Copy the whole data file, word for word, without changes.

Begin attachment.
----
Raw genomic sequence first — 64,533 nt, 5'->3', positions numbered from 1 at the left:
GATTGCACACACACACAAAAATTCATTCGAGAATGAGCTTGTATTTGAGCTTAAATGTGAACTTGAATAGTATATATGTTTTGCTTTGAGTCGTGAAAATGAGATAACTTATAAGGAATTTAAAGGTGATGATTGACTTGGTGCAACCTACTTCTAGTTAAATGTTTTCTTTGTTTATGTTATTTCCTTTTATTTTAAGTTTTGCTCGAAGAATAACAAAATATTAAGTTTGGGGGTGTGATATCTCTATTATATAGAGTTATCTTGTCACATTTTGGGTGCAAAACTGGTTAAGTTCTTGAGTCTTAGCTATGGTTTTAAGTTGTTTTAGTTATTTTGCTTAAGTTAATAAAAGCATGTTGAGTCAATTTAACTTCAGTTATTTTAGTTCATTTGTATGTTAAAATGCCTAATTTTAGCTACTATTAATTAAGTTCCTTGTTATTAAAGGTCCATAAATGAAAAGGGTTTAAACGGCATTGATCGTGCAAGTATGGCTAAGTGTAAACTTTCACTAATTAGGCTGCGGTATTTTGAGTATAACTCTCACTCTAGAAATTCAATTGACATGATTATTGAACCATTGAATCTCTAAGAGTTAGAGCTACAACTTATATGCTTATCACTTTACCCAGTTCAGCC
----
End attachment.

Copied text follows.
Raw genomic sequence first — 64,533 nt, 5'->3', positions numbered from 1 at the left:
GATTGCACACACACACAAAAATTCATTCGAGAATGAGCTTGTATTTGAGCTTAAATGTGAACTTGAATAGTATATATGTTTTGCTTTGAGTCGTGAAAATGAGATAACTTATAAGGAATTTAAAGGTGATGATTGACTTGGTGCAACCTACTTCTAGTTAAATGTTTTCTTTGTTTATGTTATTTCCTTTTATTTTAAGTTTTGCTCGAAGAATAACAAAATATTAAGTTTGGGGGTGTGATATCTCTATTATATAGAGTTATCTTGTCACATTTTGGGTGCAAAACTGGTTAAGTTCTTGAGTCTTAGCTATGGTTTTAAGTTGTTTTAGTTATTTTGCTTAAGTTAATAAAAGCATGTTGAGTCAATTTAACTTCAGTTATTTTAGTTCATTTGTATGTTAAAATGCCTAATTTTAGCTACTATTAATTAAGTTCCTTGTTATTAAAGGTCCATAAATGAAAAGGGTTTAAACGGCATTGATCGTGCAAGTATGGCTAAGTGTAAACTTTCACTAATTAGGCTGCGGTATTTTGAGTATAACTCTCACTCTAGAAATTCAATTGACATGATTATTGAACCATTGAATCTCTAAGAGTTAGAGCTACAACTTATATGCTTATCACTTTACCCAGTTCAGCC